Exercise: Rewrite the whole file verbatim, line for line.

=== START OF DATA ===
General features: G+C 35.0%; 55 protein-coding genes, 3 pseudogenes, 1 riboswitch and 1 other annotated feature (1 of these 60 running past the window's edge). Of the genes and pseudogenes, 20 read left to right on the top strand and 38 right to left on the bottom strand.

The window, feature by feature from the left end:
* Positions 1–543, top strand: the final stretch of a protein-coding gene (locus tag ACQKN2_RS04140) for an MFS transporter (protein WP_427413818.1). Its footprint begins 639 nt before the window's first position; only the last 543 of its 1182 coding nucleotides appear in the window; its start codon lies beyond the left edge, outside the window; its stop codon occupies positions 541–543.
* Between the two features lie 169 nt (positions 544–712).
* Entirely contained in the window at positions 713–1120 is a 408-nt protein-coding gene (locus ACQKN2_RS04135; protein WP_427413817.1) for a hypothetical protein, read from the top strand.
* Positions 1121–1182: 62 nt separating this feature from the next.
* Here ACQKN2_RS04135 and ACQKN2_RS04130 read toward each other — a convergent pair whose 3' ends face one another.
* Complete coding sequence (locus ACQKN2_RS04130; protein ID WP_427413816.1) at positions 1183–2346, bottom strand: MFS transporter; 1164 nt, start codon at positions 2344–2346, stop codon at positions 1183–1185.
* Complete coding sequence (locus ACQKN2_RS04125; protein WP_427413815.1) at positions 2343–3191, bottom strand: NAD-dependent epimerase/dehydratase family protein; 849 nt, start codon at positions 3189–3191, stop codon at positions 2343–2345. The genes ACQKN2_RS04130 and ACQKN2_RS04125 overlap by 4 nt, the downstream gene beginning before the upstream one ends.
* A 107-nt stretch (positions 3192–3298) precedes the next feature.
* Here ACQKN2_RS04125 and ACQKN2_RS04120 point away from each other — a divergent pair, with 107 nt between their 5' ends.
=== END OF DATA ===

General features: G+C 35.0%; 55 protein-coding genes, 3 pseudogenes, 1 riboswitch and 1 other annotated feature (1 of these 60 running past the window's edge). Of the genes and pseudogenes, 20 read left to right on the top strand and 38 right to left on the bottom strand.

The window, feature by feature from the left end:
* Positions 1–543, top strand: the final stretch of a protein-coding gene (locus tag ACQKN2_RS04140) for an MFS transporter (protein WP_427413818.1). Its footprint begins 639 nt before the window's first position; only the last 543 of its 1182 coding nucleotides appear in the window; its start codon lies beyond the left edge, outside the window; its stop codon occupies positions 541–543.
* Between the two features lie 169 nt (positions 544–712).
* Entirely contained in the window at positions 713–1120 is a 408-nt protein-coding gene (locus ACQKN2_RS04135; protein WP_427413817.1) for a hypothetical protein, read from the top strand.
* Positions 1121–1182: 62 nt separating this feature from the next.
* Here ACQKN2_RS04135 and ACQKN2_RS04130 read toward each other — a convergent pair whose 3' ends face one another.
* Complete coding sequence (locus ACQKN2_RS04130; protein ID WP_427413816.1) at positions 1183–2346, bottom strand: MFS transporter; 1164 nt, start codon at positions 2344–2346, stop codon at positions 1183–1185.
* Complete coding sequence (locus ACQKN2_RS04125; protein WP_427413815.1) at positions 2343–3191, bottom strand: NAD-dependent epimerase/dehydratase family protein; 849 nt, start codon at positions 3189–3191, stop codon at positions 2343–2345. The genes ACQKN2_RS04130 and ACQKN2_RS04125 overlap by 4 nt, the downstream gene beginning before the upstream one ends.
* A 107-nt stretch (positions 3192–3298) precedes the next feature.
* Here ACQKN2_RS04125 and ACQKN2_RS04120 point away from each other — a divergent pair, with 107 nt between their 5' ends.